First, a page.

It was bound to happen, but we still have to laugh that Texas, of all places, became one of the first states to file a lawsuit against Volkswagen and Audi over the global emissions scandal.
Texas may not exactly be known as an environmentally friendly (or even environmentally cordial) state, but apparently there's a big difference between what Texas permits in some industries (all things energy, for example) and what it will tolerate from others (like certain large German automakers).
Last month, the Environmental Protection Agency issued a notice of violation against the Germany-based car company. The EPA revealed that VW has been installing "defeat devices" on its diesel engines since at least 2009. The devices, which have been put on about 11 million VW diesel engines around the world, allowed the cars to pass emissions tests with flying colors. But once the cars were on the road and running normally, the diesel engines would actually spew out nitrogen oxides at levels about 40 times the legal limit. There are about 500,000 of these diesel VWs in the United States.
Because of the EPA revelation, the TCEQ asked the state to step in over violations to the Texas Clean Air Act, the Texas Water Code and other state environmental regulations.
Never mind the fact that TCEQ environmental regulations have been so lax in Houston that the city tried to enforce its own clean air laws. And let's not even bring up the fact that Texas has been bucking against almost every rule the EPA has created in recent years.
Lots of people were understandably angry about the rigged emissions testing, but Texas decided to go ahead and prove it's the most angry by becoming the first state to file against VW and Audi last Thursday. Attorney General Ken Paxton, never one to miss a chance to divert public attention from his own legal troubles, sallied forth against VW and Audi, filing a pair of lawsuits against both companies. The first lawsuit claims violations of the state consumer protection law, and the second suit, of course, alleges violations of the state's clean air laws.
“For years, Volkswagen intentionally misled consumers about the environmental and performance qualities of the vehicles they sold in Texas,” Paxton stated. “When companies willfully violate the public’s trust, a penalty must be paid, and we will hold these entities responsible.”
The consumer lawsuit is focused on the perceived lack of truthiness on the part of VW and Audi, as outlined in the court documents:
"Beginning with the 2009 model year, defendants began marketing and selling a line of 'clean diesel' vehicles as low-emissions, high-efficiency, and high-performance. However, Defendants’ 'clean diesel' vehicles could only achieve the two latter claims by sacrificing the first. Whether consumers purchased a 'clean diesel' vehicle to be 'green,' to be frugal, or to have fun, consumers did not get what was promised."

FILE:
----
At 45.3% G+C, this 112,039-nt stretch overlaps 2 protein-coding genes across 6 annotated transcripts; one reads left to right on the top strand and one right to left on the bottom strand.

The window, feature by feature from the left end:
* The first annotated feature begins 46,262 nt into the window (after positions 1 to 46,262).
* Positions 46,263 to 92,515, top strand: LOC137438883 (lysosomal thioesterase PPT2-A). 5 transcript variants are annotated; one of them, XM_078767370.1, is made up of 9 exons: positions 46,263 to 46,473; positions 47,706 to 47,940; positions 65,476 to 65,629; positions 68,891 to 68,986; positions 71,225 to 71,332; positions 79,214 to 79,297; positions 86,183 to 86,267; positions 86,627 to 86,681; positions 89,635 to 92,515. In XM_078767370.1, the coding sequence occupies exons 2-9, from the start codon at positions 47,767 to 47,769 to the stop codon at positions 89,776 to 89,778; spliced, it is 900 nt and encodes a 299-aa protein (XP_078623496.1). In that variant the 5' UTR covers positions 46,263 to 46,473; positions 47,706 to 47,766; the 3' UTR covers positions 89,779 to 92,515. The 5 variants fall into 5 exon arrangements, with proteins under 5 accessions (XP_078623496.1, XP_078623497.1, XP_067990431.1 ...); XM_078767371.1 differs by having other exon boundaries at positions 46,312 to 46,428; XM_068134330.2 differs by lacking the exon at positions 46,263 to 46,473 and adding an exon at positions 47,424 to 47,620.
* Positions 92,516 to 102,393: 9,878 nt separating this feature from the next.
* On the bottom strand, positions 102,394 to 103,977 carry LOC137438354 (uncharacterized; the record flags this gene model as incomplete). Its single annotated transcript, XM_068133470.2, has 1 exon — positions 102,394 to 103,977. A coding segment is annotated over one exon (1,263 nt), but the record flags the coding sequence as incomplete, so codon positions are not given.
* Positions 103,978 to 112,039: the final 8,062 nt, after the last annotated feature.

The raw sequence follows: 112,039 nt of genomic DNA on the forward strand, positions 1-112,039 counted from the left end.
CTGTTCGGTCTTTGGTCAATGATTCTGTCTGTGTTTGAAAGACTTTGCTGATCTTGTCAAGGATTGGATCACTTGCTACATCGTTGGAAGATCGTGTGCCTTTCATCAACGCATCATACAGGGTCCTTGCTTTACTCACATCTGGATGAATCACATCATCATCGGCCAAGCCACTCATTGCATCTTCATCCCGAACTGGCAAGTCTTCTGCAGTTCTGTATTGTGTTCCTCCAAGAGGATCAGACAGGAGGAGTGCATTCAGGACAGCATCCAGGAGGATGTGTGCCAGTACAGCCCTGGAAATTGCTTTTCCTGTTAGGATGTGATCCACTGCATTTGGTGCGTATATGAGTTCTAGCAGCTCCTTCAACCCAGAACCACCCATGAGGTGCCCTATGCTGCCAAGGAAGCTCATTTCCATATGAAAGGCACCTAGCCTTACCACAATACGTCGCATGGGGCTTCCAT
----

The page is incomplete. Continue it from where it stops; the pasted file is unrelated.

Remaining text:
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The lawsuit goes on to spell out the ways consumers were purportedly conned by VW's diesel ads, which pitched the vehicles as running on "clean diesel" and being incredibly fuel efficient, even though the cars were able to be as fuel efficient as promised only when the emissions control systems were disabled. The state is suing over 32,000 diesel-engine vehicles sold since 2009. The suit asks for the court to order VW to "restore all money or other property acquired by means of unlawful acts or practices" and to pay civil penalties up to $20,000 per violation. Considering there are 32,000 VW diesel cars in the state, that could add up pretty quick.
And then there's the state's environmental angle. Harris County isn't involved in this one because Harris County Attorney Vince Ryan beat Texas to the punch and filed the county's own suit against VW and Audi at the end of September. But Texas is eager to represent the other 253 counties where Texas Commission on Environmental Quality standards have allegedly been violated. It seems that it's perfectly okay for Texas to violate or simply decline to regulate its own air and water and environmental conditions, but completely unacceptable for another entity to do so.
The fees for these violations could cost VW and Audi quite a bit — Texas is asking for daily fees ranging between $50 and $25,000 for each alleged environmental violation. And this was one of the first state lawsuits against VW and Audi, but it most likely won't be the last. Texas got in there quickly (West Virginia beat the Lone Star State to the punch by only a couple of days), but other state attorney generals are looking closely at the VW scandal, according to USA Today.
That's right. Not only is Texas standing up for emissions controls and cleaner air, the state is even acting as an example to other states. Strange, isn't it?